Public Safety

Of the accidents recorded in 2012, many of them involved vehicles at road-rail crossings or people trespassing on railway property. Through education, reaching out to communities and improving safety measures, Rail is working hard to find solutions to something that is largely beyond its control.

Railway crossing safety has been a key focus for Rail over the past thirty years and will continue to be. Rail has been working with governments on reducing fatalities and injuries, particularly at grade crossings or when trespassing occurs.  In Canada, Rail has focused on grade crossing upgrades, to improve crossing safety. Through RAC, Rail companies in Canada are engaged in an active and highly successful public information and education campaigns to reduce the number of crossing and trespassing incidents. Initiatives, such as the educational efforts undertaken by Operation Lifesaver, have had an effect on improving safety.

Since 1980 the number of crossing collisions (where a train and motor vehicle collide) in Canada has fallen dramatically. While this reduction speaks to the success of safety efforts undertaken in that time, there still remains unnecessary loss of life and injury. In 2012, crossing accidents and trespasser accidents were down 8.8 per cent and 16.1 per cent, respectively, from the five-year average.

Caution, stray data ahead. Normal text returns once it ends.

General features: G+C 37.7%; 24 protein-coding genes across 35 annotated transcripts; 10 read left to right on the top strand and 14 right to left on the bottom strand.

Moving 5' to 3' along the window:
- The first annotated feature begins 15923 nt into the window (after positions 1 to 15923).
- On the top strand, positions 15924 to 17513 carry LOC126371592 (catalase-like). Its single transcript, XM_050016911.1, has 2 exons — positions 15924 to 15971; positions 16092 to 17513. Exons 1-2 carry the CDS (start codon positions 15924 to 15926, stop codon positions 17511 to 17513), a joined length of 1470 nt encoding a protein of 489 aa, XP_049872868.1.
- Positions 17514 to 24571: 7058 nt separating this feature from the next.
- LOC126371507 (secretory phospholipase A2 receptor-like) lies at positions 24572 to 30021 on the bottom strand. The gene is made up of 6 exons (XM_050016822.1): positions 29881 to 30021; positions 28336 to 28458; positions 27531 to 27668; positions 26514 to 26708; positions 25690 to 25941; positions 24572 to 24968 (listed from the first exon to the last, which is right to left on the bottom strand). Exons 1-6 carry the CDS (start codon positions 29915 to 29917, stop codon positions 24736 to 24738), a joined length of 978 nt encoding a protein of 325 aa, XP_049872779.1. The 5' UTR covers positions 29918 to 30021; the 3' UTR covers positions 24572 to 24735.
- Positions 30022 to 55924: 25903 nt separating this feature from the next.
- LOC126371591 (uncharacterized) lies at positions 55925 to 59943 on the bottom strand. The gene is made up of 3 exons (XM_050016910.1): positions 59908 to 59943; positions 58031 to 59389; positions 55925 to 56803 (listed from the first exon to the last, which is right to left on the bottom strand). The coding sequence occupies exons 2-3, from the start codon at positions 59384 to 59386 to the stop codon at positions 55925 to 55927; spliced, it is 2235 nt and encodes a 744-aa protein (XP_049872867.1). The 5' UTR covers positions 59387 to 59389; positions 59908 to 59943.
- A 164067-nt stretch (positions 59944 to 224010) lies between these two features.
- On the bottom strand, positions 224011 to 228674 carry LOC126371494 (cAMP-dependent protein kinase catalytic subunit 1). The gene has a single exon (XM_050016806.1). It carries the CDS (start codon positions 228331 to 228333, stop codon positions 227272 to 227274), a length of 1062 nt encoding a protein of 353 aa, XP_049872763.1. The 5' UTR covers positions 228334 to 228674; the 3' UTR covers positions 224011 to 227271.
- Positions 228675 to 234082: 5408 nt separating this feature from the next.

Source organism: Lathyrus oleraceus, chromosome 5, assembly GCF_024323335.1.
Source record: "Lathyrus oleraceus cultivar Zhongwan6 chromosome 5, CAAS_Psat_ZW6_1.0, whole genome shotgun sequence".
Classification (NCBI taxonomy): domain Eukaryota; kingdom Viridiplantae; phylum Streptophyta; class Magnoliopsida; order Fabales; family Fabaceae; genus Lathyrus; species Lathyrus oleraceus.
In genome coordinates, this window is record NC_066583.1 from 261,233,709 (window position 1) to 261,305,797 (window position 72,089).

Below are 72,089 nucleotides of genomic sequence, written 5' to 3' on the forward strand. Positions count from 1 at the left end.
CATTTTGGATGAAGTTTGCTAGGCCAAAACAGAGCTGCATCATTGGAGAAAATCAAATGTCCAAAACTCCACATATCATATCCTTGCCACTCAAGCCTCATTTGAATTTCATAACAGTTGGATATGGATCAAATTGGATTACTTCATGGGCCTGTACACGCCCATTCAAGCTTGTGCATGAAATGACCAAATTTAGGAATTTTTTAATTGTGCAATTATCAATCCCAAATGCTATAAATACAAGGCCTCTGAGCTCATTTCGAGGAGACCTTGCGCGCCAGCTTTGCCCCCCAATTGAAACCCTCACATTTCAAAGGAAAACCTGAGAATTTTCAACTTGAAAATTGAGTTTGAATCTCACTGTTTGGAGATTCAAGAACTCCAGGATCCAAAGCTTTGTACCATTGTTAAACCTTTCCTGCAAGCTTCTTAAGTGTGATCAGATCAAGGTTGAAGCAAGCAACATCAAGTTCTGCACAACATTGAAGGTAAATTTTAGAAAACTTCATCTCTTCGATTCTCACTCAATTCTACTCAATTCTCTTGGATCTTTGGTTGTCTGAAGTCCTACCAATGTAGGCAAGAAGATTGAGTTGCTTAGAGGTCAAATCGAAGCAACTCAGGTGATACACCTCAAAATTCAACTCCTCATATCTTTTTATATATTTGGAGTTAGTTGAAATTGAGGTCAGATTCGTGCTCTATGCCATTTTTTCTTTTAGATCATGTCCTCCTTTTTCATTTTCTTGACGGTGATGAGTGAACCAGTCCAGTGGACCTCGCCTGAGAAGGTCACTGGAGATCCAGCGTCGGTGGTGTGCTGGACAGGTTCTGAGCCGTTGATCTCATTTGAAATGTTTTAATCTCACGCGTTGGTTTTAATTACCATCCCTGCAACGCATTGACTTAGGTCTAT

Further efforts are required to eliminate the risk at the source. This can only be accomplished by recognizing the strategic importance of implementing a comprehensive grade crossing closure program. In Canada there are approximately 18,500 public crossings and 18,500 private crossings under federal jurisdiction.  Under the Transport Canada grade crossing closure program (GCCP) from 2003 - 2012, there have been a total of 122 crossings closed (58 public and 64 private) for an average of 12.2 crossings per year.  However, the Rail sector estimates that approximately 50 crossings open each year.  This is clearly the wrong approach given industry and government efforts to improve the fluidity of the rail logistics supply chain and passenger rail system.  Going forward, the rail industry needs to implement a more effective crossing closures program, increasing the rate of closure by 10 fold annually.  Further, additional rail/road grade separations must be undertaken in urban centres.  The industry cannot accomplish this goal without government help.

 

Media Contact:
Alex Paterson
Communications Specialist
Telephone: (613) 564-8111
alexp@railcan.ca

 

©2014 The Railway Association of Canada. All rights reserved.

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